We don’t talk much about games here on The Sweet Setup, but we’d be lying if we said we don’t play games on our iPhones and iPads. There are a few mainstay games that every iOS user should purchase — games like Threes!, Monument Valley, Angry Birds, and even Super Mario Run are enjoyable again and again, no matter how long you’ve gone without playing.
That list is moot if Alto’s Adventure isn’t included. Alto’s Adventure, developed by Snowman in Canada, was launched in 2015 as an endless runner snowboarding game that combined increasing difficulty, an addicting set of achievements and levels to work through, a wonderful soundtrack, and a beautiful set of in-game artwork sure to take your breath away. Alto’s Adventure went on to enormous success, garnering immense praise from the tech journalist community and being labeled an Editor’s Choice game by Apple’s App Store team.
Any game with the praise and success of Alto’s Adventure is sure to see a sequel down the line, so Alto’s Odyssey has been expected since the moment we took our first runs down the mountain. Odyssey was originally scheduled for launch in Summer 2017, but was delayed — until today.
Alto’s Odyssey isn’t a regular sequel as we’ve come to expect these days. Odyssey can be played on its own and doesn’t require any knowledge or prior experience with Adventure. Instead, Odyssey takes the very best of what made Adventure such a success and adds new tricks, new locales, a new soundtrack, and plenty of new breathtaking moments to ensure new and experienced players will come back in the years ahead.
Alto’s Odyssey is largely a reincarnation of Alto’s Adventure, but with its own unique gameplay features that will require their own set of mastery. Gone are the masked sheriffs patrolling camps found in Adventure, along with the iconic llama’s racing down Adventure’s endless mountain. Both have been replaced by far cuter — and far faster — lemurs, as well as coin pots scattered throughout the endless desert. If lemurs and coin pots weren’t enough, Odyssey introduces wall rides, bouncy balloons, waterfalls and river streams, and long vines that give out after lengthy grind sessions. With these new elements, Odyssey develops its own challenging character and grows on what made Adventure so great.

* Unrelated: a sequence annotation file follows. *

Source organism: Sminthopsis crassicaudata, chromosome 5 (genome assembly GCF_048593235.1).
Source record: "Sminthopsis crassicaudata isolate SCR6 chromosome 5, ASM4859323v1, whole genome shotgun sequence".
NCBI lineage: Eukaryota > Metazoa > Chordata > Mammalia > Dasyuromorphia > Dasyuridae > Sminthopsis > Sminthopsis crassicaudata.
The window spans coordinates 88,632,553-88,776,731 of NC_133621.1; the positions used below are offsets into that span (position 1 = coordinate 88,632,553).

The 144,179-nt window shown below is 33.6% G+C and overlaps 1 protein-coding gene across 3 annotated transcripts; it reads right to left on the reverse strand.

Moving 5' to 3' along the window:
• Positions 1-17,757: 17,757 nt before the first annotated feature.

I’m a particular fan of wall-riding — one of Odyssey’s newest gameplay skills to master. Press and hold as you jump onto a rock formation with little studded diamonds, and your sandboarder will ride the wall and jump off for extra hang time. Wall-riding becomes important at different parts in the game, specifically when you’re asked to wall ride upwards across a chasm. This adds a unique challenge, different from Adventure, and gives the game an added sense of accomplishment when you string together a longer set of tricks.
Artwork and Soundtrack
Alto’s Adventure became instantly recognizable in the weeks after its launch in February 2015, as the modernist in-game artwork spread from the opening launch down the mountain through to the awesome zoomed-out chasm jumps. That modernist artwork has spread to Odyssey and its sand dunes, but in a refined and extrapolated sort of way.